What Would They Read?: YA Lit for the Villains of Buffy the Vampire Slayer
We have finally come to the end of my Buffy the Vampire Slayer trilogy of YA book recommendations. I had people ask me to include Spike and Drusilla as well as other characters that hang out in the dark. I feel this may be the most challenging entry yet. I mean, when would Adam find the time from acting like Dr. Frankenstein to pick up a book? Also, unless Glory’s minions were reading her the story of her life aloud, I can’t see her being interested in much else. But still, I will do my best to find recommendations for even the most reluctant reader.
Darla – I thought I would work my way through the series chronologically. Unfortunately, that puts the most difficult character first. I can easily think of a title or two for every other character. Darla is a puzzle. Initially, we don’t learn much about Darla until she appears on Angel. Everything we know about her consists of her life as a vampire throughout history. She is the only main villainous vampire with a recurring storyline in Buffy that we do not know the origin story. It’s not until Angel that we learn that she has been a vampire since the sixteenth century. This may be a stretch, but I would give Darla Midwinterblood by Marcus Sedgwick (the 2014 Printz Award winner) to read. Darla and Angelus were together initially 200 years ago, but then were pulled apart when Angelus becomes Angel, the vampire with a soul. Then, like the characters of Eric and Merle in Midwinterblood, the two are brought back together again through a series of circumstances. And of course I have to mention, there is a bit of vampire action in the book as well.
Drusilla – Drusilla is also a difficult character to read, as we see two very distinct versions of Drusilla. In her first appearances, she is bag-of-cats crazy. She is physically weak, yet full of nonsensical visions and spends her time playing with her dolls. Then, after Spike’s ritual to get her strength back, she is still crazy but also incredibly strong. I do have a suggestion for Drusilla although it is more of a middle grade book than a teen title, but the author has several teen books to her name. I would recommend Doll Bones by Holly Black. In this book, a group of children are haunted by the doll that may or may not be made up of the bones of a murdered girl. This twisted and dark story sounds like the perfect tale for Drusilla to read right before bed.
Spike – Spike was one of the easiest of the villains to match up with a book. The first book I thought about in regards to Spike is Angel Burn by Lee Weatherly. Aside from the obviously pun in the title (that’s definitely something Spike would want to see happen), the story embodies a few parallels to the bizarre Spike and Buffy love affair. In Angel Burn, Weatherly tells the story of an angel hunter who falls in love with a half-angel. In the beginning, the two are thrown together as enemies, but slowly their hatred melts into something else. Honestly, I can see Spike gulping down any book in which there is a strong relationship built between two star-crossed lovers. Don’t believe me? I bring you back to Spike’s origin story in which he was a sensitive, mama’s boy poet who is sired by Drusilla and spends the rest of his afterlife overcompensating and masking his sensitive side. This revelation brings me to the other book I would recommend to Spike. Ashes on the Waves by Mary Lindsey is a based on Edgar Allen Poe’s creepy, yet somewhat romantic poem, “Annabel Lee.” I’m sure Spike would appreciate the romance engulfed with all kinds of creepy evil.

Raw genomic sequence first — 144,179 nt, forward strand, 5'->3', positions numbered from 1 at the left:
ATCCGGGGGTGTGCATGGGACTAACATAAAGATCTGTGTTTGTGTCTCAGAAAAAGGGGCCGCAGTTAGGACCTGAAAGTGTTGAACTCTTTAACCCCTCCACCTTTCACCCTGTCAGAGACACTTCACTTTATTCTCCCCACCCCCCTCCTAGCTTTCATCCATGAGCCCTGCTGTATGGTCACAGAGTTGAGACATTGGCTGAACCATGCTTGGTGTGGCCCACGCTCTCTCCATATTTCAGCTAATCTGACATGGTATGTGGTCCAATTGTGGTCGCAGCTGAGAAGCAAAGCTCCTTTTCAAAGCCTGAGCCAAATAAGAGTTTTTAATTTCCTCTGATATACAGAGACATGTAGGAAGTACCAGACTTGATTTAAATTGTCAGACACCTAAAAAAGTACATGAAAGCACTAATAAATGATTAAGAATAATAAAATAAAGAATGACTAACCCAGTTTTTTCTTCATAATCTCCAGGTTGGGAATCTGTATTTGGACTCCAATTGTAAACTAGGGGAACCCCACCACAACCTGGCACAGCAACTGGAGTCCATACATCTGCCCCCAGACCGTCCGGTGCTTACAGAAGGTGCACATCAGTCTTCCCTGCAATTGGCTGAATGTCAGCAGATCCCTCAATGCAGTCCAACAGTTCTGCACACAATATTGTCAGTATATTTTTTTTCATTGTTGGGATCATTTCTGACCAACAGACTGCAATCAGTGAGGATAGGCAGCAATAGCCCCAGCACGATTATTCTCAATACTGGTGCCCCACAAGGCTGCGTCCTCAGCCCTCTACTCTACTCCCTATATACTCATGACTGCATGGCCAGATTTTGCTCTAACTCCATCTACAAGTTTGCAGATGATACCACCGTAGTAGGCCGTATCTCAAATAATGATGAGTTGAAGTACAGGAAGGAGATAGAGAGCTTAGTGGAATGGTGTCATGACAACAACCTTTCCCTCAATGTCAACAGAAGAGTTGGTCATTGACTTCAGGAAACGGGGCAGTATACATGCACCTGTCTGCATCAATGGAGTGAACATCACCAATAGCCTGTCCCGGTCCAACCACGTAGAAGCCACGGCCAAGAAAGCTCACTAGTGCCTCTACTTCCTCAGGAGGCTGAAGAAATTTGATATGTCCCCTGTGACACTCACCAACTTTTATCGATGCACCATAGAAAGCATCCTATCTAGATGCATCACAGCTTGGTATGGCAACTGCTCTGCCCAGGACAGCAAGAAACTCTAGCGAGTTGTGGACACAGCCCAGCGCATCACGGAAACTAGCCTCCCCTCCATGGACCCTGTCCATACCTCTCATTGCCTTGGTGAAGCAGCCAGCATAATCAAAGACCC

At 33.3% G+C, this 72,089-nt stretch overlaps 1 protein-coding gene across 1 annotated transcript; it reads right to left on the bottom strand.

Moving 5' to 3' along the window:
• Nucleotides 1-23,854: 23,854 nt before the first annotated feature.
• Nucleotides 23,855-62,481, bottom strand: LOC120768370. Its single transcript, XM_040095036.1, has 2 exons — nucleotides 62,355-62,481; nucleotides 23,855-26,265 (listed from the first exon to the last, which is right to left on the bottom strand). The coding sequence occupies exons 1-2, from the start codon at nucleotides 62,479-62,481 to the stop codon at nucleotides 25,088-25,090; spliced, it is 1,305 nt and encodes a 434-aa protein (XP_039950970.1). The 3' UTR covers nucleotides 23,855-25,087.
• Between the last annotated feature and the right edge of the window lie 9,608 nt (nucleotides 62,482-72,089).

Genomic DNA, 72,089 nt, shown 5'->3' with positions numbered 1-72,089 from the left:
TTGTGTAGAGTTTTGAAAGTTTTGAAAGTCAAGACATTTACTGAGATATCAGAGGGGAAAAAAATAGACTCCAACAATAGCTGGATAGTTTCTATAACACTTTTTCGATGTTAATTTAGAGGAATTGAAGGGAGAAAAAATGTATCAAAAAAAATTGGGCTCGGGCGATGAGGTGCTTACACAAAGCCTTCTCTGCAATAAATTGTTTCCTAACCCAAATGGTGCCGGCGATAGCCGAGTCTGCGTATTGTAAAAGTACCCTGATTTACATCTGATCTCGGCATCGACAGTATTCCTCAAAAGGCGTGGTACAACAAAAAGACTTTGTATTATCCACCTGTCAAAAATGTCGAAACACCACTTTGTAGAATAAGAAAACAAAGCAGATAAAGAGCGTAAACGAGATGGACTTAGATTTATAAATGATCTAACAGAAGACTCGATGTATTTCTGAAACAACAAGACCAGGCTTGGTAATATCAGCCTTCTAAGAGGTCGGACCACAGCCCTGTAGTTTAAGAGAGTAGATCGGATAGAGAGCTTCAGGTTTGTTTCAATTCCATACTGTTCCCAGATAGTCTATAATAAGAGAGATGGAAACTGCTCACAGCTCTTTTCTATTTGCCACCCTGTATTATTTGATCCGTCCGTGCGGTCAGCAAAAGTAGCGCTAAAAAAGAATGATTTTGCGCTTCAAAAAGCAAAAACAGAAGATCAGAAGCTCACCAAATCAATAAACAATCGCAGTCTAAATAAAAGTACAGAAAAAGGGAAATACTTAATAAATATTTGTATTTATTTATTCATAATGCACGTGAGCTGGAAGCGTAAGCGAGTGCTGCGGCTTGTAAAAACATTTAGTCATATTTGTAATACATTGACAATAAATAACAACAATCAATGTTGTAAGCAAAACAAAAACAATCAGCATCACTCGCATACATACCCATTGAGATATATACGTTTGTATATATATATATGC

Adam – I also had a simple time coming up with titles for Adam. Of course, it would be very easy to get Adam to read anything, as he is trying desperately to understand humanity. Frankenstein by Mary Shelley is an easy recommendation, as Adam is a modern-day demonic version of Dr. Frankenstein’s monster. A more light-hearted option is Man Made Boy by Jon Skovron. This book follows the road trip of Boy, the son of Frankenstein’s monster and the Bride of Frankenstein. Finally, I would recommend Eve & Adam by Michael Grant and K.A. Applegate. This book, which focuses on medical simulation techniques and technology that can build a man from DNA, is full of information that Adam would find useful.
Glory – As I stated earlier, the best book for Glory would be the telling of her life story as that is truly the center of her universe. However, if it were possible to distract Glory from herself, I would give her Antigoddess by Kendare Blake. The story tells of a time when Greek gods realize that they may actually die. In order to prevent their demise, Athena and Hermes seek out the prophet Cassandra for help which leads to the an epic war of the gods. While this story is not about her, I’m sure Glory will find some entertainment in a battle of god-like proportions.
The Trio (Warren, Jonathan, & Andrew) – I wanted to separate the members of the Trio, but I thought it better to keep them together as Jonathan and Andrew were only ever evil when teamed up with Warren. Aside for the obvious Star Wars graphic novels and Star Trek novelizations, I would recommend Catherine Jinks’ Evil Genius. Evil Genius is basically a manual on being evil, which the Trio definitely needs a little help achieving. Along with Evil Genius, I have to include the book I am Genius of Unspeakable Evil and I want to be your Class President by Josh Lieb. Lieb’s book is a bit more comical than evil. While Warren would probably scoff at this title, I can easily see Andrew and Jonathan sitting in a corner giggling through the book’s humorous situations.
– Brandi Smits, currently reading Ungifted by Gordon Korman